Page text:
7. Jafarnejad S, Keshavarz SA, Mahbubi S, Saremi S, Arab A, Abbasi S, et al. Effect of ginger (Zingiber officinale) on blood glucose and lipid concentrations in diabetic and hyperlipidemic subjects: A meta-analysis of randomized controlled trials. Journal of Functional Foods [Internet]. 2017 [cited 2024 Jan 26]; 29:127–34. Available from: https://www.sciencedirect.com/science/article/pii/S1756464616303966.
  8. Supriani A, Andinata NA, Yanti WM, Sutomo S, Purwanto NH, Siswantoro E. THE EFFECT OF BOILED GINGER DRINK JAHECANG ON BLOOD PRESSURE REDUCTION IN HYPERTENSION PATIENTS IN THE HAMLET OF BABAN AROSBAYA VILLAGE AROSBAYA DISTRICT BANGKALAN REGENCY. International Conference of Kerta Cendekia Nursing Academy [Internet]. 2019 [cited 2024 Jan 26]; 1(1). Available from: https://ejournal-kertacendekia.id/index.php/ICKCNA/article/view/97.
This content is purely informational and isn’t medical guidance. It shouldn’t replace professional medical counsel. Always consult your physician regarding treatment risks and benefits. See our editorial standards for more details.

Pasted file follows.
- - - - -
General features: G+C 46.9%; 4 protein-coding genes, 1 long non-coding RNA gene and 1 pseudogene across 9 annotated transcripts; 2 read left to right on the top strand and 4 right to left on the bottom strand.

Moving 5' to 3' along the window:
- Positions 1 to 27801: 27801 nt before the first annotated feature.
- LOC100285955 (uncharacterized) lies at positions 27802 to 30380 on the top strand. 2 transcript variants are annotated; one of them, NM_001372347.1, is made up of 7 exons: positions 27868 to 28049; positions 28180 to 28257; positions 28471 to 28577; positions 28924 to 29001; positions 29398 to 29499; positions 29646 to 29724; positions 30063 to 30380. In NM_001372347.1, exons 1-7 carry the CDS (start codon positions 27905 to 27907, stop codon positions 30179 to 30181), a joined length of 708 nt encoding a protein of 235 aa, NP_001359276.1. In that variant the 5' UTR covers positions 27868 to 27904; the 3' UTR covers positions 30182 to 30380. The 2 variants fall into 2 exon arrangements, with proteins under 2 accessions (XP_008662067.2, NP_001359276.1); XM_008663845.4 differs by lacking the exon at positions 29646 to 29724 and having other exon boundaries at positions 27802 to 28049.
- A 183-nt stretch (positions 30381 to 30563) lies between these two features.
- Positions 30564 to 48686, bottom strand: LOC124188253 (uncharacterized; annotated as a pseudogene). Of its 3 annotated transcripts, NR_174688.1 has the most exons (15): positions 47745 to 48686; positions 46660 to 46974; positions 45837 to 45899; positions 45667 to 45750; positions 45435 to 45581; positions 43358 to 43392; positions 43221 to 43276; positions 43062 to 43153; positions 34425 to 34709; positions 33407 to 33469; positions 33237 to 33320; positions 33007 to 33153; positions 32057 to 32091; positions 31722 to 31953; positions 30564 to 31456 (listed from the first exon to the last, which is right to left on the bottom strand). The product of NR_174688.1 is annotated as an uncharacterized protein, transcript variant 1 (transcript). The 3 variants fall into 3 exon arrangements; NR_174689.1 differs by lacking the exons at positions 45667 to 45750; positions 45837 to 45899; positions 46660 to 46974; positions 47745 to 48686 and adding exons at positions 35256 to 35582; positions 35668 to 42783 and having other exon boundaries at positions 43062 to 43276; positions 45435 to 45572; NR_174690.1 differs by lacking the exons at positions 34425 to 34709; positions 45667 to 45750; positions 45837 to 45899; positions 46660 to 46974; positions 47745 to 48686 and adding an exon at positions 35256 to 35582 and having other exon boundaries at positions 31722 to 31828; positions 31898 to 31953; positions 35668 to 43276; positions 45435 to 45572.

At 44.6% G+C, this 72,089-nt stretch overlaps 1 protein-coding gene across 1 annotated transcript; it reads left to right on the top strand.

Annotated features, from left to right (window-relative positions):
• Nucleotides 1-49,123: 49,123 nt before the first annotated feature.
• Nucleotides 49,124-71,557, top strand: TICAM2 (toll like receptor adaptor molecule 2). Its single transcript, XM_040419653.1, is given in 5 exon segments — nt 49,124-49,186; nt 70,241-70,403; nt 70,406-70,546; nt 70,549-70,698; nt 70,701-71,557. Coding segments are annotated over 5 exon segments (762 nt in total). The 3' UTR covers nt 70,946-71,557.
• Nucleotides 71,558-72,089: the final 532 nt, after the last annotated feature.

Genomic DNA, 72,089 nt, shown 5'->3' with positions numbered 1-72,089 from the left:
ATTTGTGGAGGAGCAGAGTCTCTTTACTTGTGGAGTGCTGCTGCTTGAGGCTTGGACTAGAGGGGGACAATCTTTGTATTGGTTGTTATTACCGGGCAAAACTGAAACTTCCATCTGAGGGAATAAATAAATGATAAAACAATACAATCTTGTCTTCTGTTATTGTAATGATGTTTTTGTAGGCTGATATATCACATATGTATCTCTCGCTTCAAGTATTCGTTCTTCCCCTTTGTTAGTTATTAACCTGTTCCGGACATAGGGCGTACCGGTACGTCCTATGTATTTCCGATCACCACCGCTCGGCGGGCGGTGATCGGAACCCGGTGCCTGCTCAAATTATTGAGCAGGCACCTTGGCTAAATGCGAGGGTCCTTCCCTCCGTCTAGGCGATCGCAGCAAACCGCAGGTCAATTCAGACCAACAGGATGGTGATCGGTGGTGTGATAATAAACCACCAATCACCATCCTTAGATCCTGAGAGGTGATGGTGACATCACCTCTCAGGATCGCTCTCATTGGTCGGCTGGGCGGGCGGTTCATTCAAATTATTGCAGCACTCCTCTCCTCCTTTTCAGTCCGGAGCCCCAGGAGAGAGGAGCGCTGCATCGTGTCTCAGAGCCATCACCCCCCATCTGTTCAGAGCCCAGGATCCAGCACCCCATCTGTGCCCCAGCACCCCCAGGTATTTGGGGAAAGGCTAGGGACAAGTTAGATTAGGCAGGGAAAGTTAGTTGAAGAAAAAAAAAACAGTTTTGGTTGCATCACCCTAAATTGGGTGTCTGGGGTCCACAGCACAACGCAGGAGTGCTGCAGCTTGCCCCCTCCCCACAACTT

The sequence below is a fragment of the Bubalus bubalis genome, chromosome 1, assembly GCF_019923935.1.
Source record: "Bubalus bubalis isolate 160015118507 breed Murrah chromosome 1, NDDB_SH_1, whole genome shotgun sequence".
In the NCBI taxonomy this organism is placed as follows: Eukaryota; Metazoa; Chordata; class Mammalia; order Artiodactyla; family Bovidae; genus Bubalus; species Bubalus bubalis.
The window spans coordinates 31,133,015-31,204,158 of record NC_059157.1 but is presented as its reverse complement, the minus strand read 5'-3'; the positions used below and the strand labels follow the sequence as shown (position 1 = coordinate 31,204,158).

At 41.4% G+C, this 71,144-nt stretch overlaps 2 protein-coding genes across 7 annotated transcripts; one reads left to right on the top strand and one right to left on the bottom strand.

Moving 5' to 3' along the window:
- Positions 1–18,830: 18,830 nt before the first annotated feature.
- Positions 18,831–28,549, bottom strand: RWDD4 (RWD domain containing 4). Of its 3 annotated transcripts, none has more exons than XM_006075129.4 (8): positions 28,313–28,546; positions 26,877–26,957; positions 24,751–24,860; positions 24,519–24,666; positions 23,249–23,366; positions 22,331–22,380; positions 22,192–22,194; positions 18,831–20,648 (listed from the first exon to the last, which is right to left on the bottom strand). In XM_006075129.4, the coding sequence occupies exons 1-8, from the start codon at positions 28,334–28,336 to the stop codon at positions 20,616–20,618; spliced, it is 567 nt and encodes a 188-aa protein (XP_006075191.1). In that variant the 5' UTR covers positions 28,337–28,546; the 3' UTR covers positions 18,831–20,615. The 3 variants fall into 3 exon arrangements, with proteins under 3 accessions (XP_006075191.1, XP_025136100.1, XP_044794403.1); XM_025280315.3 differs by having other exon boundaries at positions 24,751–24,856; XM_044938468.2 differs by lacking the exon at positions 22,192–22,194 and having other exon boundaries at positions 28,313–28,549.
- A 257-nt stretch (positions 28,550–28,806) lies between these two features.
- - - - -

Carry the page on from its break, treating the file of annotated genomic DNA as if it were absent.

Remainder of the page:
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Vaishali S Gunjal

M.Sc. Pharmaceutical Medicine, Maharashtra University of Health Sciences

Vaishali is a Pharmaceutical Medicine Professional currently working as a medical writer based in Leeds, UK. She has been working in the medical field for over a decade advising healthcare professionals and consumers on the proper use, benefits, and potential risks associated with pharmaceutical products used for treatment or prevention of various health conditions.

She developed a strong interest in the safe and effective use of medicines while playing a pivotal role in providing accurate and timely medical information in Pharmacovigilance- Medical Information and Regulatory roles for several years in various pharmaceutical organisations.

Through her medical writing, she aims to empower individuals with accurate health information, promote awareness, and foster informed decision-making regarding health-related issues.